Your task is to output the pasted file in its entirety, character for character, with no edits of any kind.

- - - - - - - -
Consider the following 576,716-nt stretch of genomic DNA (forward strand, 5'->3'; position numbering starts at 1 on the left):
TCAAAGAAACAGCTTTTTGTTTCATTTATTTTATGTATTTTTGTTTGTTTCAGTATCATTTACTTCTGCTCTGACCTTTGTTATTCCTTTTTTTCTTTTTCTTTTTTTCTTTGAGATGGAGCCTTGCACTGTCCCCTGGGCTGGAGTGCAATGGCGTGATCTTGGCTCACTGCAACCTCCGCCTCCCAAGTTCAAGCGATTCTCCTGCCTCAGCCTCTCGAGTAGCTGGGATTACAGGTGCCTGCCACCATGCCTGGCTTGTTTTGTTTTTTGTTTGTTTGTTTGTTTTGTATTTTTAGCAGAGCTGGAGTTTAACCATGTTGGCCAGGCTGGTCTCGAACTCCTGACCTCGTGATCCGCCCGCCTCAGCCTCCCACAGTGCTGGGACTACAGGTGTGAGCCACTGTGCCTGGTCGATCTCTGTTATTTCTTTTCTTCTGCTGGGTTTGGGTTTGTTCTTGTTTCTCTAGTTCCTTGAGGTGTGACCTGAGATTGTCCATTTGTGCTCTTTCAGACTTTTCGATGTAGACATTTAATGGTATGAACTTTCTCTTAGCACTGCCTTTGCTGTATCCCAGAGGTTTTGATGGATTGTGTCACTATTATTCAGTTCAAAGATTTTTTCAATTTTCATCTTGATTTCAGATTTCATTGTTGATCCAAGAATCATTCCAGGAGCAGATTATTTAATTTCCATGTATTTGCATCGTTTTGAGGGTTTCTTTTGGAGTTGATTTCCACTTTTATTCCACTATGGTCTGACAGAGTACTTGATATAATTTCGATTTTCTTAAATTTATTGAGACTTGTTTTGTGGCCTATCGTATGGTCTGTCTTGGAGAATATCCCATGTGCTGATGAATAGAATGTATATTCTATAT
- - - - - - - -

Consider the following 576,716-nt stretch of genomic DNA (forward strand, 5'->3'; position numbering starts at 1 on the left):
TCAAAGAAACAGCTTTTTGTTTCATTTATTTTATGTATTTTTGTTTGTTTCAGTATCATTTACTTCTGCTCTGACCTTTGTTATTCCTTTTTTTCTTTTTCTTTTTTTCTTTGAGATGGAGCCTTGCACTGTCCCCTGGGCTGGAGTGCAATGGCGTGATCTTGGCTCACTGCAACCTCCGCCTCCCAAGTTCAAGCGATTCTCCTGCCTCAGCCTCTCGAGTAGCTGGGATTACAGGTGCCTGCCACCATGCCTGGCTTGTTTTGTTTTTTGTTTGTTTGTTTGTTTTGTATTTTTAGCAGAGCTGGAGTTTAACCATGTTGGCCAGGCTGGTCTCGAACTCCTGACCTCGTGATCCGCCCGCCTCAGCCTCCCACAGTGCTGGGACTACAGGTGTGAGCCACTGTGCCTGGTCGATCTCTGTTATTTCTTTTCTTCTGCTGGGTTTGGGTTTGTTCTTGTTTCTCTAGTTCCTTGAGGTGTGACCTGAGATTGTCCATTTGTGCTCTTTCAGACTTTTCGATGTAGACATTTAATGGTATGAACTTTCTCTTAGCACTGCCTTTGCTGTATCCCAGAGGTTTTGATGGATTGTGTCACTATTATTCAGTTCAAAGATTTTTTCAATTTTCATCTTGATTTCAGATTTCATTGTTGATCCAAGAATCATTCCAGGAGCAGATTATTTAATTTCCATGTATTTGCATCGTTTTGAGGGTTTCTTTTGGAGTTGATTTCCACTTTTATTCCACTATGGTCTGACAGAGTACTTGATATAATTTCGATTTTCTTAAATTTATTGAGACTTGTTTTGTGGCCTATCGTATGGTCTGTCTTGGAGAATATCCCATGTGCTGATGAATAGAATGTATATTCTATAT